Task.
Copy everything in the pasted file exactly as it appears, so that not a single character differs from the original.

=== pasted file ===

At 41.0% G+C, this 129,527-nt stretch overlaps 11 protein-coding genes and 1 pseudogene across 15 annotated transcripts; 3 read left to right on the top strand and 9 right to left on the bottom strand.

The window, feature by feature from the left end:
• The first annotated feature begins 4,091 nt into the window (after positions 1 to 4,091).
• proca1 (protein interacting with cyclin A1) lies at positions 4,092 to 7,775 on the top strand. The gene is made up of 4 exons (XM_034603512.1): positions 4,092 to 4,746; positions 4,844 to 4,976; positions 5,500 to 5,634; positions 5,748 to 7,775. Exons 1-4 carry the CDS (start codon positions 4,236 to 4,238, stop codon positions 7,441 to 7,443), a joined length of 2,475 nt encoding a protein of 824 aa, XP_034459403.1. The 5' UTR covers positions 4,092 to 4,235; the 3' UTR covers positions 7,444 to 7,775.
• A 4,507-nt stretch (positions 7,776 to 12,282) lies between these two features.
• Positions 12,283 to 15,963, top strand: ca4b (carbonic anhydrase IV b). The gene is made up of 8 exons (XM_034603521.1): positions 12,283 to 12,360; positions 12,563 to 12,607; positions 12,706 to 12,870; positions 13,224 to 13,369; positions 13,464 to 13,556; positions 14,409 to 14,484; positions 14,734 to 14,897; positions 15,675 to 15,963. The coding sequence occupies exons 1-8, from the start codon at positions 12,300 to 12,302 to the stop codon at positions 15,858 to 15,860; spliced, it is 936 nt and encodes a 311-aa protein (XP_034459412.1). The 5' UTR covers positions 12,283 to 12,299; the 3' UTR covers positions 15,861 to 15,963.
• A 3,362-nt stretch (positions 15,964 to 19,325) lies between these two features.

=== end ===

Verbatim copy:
At 41.0% G+C, this 129,527-nt stretch overlaps 11 protein-coding genes and 1 pseudogene across 15 annotated transcripts; 3 read left to right on the top strand and 9 right to left on the bottom strand.

The window, feature by feature from the left end:
• The first annotated feature begins 4,091 nt into the window (after positions 1 to 4,091).
• proca1 (protein interacting with cyclin A1) lies at positions 4,092 to 7,775 on the top strand. The gene is made up of 4 exons (XM_034603512.1): positions 4,092 to 4,746; positions 4,844 to 4,976; positions 5,500 to 5,634; positions 5,748 to 7,775. Exons 1-4 carry the CDS (start codon positions 4,236 to 4,238, stop codon positions 7,441 to 7,443), a joined length of 2,475 nt encoding a protein of 824 aa, XP_034459403.1. The 5' UTR covers positions 4,092 to 4,235; the 3' UTR covers positions 7,444 to 7,775.
• A 4,507-nt stretch (positions 7,776 to 12,282) lies between these two features.
• Positions 12,283 to 15,963, top strand: ca4b (carbonic anhydrase IV b). The gene is made up of 8 exons (XM_034603521.1): positions 12,283 to 12,360; positions 12,563 to 12,607; positions 12,706 to 12,870; positions 13,224 to 13,369; positions 13,464 to 13,556; positions 14,409 to 14,484; positions 14,734 to 14,897; positions 15,675 to 15,963. The coding sequence occupies exons 1-8, from the start codon at positions 12,300 to 12,302 to the stop codon at positions 15,858 to 15,860; spliced, it is 936 nt and encodes a 311-aa protein (XP_034459412.1). The 5' UTR covers positions 12,283 to 12,299; the 3' UTR covers positions 15,861 to 15,963.
• A 3,362-nt stretch (positions 15,964 to 19,325) lies between these two features.